13. Black Squirrel

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    Keyboards were more "accidental" forward thinking. Sega gave their first batch of consoles keyboards because the world hadn't settled on whether dedicated gaming machines would be the way forward, but it was clear they were being phased out by the early 1990s.

    ... and then phased back in again when the internet showed up. The Mega Drive (and Master System, but not the Mark III) is the only home Sega console not to have an official keyboard.

    I've learned not to trust the west when it comes to documenting Japan. Not because the facts are wrong, but because nobody actually seems to care, so the facts aren't there.

    Take Wikipedia for example. The Japanese NEC and Sharp computers of the 1980s, which were not only the best selling systems in Japan for a while, shaped the Japanese gaming landscape and vastly influenced a good chunk of Famicom and MSX games. Crap like this is documented more thoroughly on the English Wikipedia. This had 10 games and barely sold.


    I often find it amazing how under-documented video games actually are on the internet. You'd think it would be the number one subject after the more generalised area of computer science.
     
  14. Aerosol

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    I want to know more about this.
     
  15. Overlord

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    Not specifically that I can see - here's the page the Mega Modem's on just in case there's something buried in the text: http://i86.photobucket.com/albums/k103/Overlord44/mega-modem-scan.jpg & http://i86.photobucket.com/albums/k103/Overlord44/mega-modem-scan2.jpg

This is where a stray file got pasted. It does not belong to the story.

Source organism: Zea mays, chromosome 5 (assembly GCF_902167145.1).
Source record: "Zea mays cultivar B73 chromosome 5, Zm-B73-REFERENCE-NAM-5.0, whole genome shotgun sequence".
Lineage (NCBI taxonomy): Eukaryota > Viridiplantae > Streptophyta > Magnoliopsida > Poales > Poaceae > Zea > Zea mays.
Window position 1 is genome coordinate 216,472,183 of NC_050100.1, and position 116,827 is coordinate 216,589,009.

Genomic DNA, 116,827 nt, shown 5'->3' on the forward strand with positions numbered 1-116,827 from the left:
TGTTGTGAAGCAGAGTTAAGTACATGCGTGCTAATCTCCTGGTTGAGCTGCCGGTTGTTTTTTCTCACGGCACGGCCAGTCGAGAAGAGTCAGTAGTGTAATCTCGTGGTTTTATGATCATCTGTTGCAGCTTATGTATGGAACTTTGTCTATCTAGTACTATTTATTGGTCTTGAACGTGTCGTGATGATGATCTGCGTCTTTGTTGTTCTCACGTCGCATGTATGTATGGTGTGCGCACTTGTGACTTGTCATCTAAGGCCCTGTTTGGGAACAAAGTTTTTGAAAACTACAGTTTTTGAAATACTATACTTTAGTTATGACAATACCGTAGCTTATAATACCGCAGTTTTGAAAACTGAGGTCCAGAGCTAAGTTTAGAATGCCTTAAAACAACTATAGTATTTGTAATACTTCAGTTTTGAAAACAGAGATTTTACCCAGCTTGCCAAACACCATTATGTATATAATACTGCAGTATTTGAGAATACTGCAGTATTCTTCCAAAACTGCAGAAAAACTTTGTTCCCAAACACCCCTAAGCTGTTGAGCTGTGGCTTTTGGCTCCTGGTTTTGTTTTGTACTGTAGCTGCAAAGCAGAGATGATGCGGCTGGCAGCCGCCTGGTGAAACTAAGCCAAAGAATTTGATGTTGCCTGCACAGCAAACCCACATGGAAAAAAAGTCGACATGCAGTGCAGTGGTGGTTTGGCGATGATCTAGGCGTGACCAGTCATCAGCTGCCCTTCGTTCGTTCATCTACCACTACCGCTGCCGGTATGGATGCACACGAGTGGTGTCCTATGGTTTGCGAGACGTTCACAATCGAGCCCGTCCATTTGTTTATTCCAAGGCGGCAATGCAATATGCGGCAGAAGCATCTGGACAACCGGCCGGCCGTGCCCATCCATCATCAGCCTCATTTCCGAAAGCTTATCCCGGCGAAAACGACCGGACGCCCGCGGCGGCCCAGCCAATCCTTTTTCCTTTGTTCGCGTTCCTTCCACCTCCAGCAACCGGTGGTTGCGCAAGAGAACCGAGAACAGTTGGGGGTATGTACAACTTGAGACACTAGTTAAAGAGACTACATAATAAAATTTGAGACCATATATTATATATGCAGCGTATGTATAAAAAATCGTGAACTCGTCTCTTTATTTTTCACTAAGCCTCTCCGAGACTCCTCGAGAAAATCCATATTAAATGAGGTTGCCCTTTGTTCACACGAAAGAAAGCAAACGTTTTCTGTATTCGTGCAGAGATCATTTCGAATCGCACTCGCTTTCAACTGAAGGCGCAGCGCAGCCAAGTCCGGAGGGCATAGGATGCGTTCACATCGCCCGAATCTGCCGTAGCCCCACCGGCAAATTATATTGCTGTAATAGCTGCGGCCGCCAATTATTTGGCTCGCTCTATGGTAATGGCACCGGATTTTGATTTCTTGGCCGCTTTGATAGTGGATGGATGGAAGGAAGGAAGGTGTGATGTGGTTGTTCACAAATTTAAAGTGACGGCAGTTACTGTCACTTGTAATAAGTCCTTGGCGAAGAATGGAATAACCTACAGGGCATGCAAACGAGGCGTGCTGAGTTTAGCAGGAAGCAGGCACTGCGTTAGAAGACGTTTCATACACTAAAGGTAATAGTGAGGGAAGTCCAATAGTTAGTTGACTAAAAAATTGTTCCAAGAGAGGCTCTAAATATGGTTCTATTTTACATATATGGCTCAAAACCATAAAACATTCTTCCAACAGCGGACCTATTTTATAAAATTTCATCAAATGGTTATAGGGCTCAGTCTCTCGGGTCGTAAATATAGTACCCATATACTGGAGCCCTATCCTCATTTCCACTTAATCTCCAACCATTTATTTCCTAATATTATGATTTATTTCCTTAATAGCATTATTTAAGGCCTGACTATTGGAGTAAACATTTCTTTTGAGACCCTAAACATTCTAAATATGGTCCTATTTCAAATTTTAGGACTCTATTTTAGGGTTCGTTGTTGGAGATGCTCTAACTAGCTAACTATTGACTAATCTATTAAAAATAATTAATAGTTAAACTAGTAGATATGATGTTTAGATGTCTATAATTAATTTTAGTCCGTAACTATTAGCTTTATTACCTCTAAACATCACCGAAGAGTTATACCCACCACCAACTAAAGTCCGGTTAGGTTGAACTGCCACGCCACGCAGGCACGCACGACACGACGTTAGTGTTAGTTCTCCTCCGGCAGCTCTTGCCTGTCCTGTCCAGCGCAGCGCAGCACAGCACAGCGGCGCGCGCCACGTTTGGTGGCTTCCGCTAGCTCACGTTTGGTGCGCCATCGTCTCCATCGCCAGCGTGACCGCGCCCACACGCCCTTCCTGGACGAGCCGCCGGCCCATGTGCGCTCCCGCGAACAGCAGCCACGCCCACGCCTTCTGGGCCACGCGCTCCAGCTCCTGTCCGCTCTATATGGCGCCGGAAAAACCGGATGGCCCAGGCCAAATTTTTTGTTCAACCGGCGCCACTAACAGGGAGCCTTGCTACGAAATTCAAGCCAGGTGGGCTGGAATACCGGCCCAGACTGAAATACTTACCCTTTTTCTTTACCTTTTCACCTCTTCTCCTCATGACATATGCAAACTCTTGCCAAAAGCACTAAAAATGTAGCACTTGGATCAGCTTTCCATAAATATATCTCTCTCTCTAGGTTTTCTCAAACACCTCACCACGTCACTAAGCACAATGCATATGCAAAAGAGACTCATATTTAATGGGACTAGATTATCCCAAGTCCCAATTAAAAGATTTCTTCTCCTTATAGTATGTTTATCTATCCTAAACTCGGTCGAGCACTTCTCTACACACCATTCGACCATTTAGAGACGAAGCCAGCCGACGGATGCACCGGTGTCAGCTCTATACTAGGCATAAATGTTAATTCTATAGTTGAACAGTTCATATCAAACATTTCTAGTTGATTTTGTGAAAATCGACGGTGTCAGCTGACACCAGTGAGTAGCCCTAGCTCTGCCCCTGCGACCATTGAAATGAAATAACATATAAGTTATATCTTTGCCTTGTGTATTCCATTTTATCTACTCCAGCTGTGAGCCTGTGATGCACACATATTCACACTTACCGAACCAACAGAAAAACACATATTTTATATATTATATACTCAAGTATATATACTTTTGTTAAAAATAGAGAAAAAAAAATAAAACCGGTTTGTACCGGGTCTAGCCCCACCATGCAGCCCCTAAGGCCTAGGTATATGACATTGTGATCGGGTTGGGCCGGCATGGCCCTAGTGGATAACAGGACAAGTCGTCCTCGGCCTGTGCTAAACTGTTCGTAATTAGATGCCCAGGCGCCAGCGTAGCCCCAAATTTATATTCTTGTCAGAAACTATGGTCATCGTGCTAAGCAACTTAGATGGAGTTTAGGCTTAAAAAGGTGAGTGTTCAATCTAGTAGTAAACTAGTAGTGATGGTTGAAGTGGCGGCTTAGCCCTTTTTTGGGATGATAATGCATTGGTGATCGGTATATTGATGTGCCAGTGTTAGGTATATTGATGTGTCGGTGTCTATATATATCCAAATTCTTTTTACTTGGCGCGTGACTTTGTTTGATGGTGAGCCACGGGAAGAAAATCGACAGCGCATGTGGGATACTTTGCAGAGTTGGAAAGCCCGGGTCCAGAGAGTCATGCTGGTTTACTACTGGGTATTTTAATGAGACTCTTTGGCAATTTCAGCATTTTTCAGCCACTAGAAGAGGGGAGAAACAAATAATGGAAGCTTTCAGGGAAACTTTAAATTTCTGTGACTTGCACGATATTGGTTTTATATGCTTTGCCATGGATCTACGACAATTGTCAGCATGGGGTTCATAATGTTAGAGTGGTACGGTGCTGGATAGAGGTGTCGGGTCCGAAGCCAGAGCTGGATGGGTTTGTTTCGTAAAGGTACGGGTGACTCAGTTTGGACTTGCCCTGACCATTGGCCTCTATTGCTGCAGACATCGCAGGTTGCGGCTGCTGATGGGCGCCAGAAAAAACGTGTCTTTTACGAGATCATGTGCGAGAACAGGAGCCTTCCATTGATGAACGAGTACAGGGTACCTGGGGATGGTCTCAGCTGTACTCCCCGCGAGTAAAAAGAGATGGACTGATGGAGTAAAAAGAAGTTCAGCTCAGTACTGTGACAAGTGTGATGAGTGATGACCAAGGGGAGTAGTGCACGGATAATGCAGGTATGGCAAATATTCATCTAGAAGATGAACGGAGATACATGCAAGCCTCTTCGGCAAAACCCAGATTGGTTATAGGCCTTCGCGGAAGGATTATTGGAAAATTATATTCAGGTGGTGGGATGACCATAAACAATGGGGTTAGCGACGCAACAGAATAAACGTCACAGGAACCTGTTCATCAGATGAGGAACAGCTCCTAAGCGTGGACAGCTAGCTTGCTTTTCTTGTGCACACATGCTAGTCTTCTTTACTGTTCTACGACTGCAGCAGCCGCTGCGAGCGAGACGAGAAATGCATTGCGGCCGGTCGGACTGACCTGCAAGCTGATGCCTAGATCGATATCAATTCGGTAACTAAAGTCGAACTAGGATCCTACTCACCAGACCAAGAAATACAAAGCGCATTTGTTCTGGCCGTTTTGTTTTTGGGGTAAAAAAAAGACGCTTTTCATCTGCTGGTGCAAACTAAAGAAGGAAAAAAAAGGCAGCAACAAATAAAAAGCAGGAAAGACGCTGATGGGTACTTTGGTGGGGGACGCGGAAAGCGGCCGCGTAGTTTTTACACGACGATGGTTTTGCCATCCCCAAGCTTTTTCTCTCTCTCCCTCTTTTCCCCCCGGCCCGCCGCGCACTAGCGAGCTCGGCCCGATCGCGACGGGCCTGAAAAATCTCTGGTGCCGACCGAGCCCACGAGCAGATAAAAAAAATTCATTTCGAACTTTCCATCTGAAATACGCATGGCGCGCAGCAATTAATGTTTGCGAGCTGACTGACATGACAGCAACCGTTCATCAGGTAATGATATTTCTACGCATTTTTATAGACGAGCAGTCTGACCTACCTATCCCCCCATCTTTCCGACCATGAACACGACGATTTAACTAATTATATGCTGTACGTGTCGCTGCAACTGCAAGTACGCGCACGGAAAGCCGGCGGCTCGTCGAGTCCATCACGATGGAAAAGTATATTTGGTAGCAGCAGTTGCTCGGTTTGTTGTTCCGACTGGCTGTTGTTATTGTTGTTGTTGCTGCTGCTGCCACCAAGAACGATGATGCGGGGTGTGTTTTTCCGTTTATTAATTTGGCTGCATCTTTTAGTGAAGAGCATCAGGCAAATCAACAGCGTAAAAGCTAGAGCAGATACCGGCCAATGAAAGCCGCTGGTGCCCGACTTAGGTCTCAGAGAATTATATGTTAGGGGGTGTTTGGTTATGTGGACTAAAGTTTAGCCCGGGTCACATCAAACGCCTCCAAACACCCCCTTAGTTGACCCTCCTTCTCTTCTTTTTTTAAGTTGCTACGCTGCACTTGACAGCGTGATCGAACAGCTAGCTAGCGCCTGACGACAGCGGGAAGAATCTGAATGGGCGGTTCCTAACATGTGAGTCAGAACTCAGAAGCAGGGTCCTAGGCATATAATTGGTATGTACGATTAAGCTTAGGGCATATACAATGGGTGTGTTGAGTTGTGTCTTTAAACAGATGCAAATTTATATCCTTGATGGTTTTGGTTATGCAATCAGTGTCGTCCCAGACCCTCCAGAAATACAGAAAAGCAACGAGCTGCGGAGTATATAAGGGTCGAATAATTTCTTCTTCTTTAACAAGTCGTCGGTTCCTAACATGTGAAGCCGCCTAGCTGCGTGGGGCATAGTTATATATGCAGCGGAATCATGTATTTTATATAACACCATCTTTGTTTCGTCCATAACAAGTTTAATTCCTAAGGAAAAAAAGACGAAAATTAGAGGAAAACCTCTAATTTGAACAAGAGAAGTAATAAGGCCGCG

16. Meat Miracle

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    And Sega was working towards going bankrupt as far back as 1982, so they have them beat.
     
  17. ICEknight

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    Have you guys looked into Mega Anser? It must have been supposed to be compatible with at least a numeric pad, since the demo mode shows how numbers are entered directy unlike letters, which use a virtual keyboard instead.


    Here you go.
     
  18. Overlord

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    Thing with Mega Anser is, you can see in that shot I did that it's hooked up to a telephone - if it's using DTMF tones on the phone, it could just listen for them without any need for hardware beyond the modem. That said, #2 on that picture is テンキーパシード which Google works out as "Numeric Keypad", so eh =P
     
  19. Andlabs

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  20. ICEknight

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    So perhaps the Ten Key Pad could have been made from the original keyboard's specifications? They might have decided that, for some reason, the numeric keyboard was the only thing a Mega Drive user would really need, and removed the rest of it.


    And so it ended being a useless piece of hardware... But if this is the case, there might be remnants of the keyboard input readings inside the ROM. Might be worth disassembling just in case?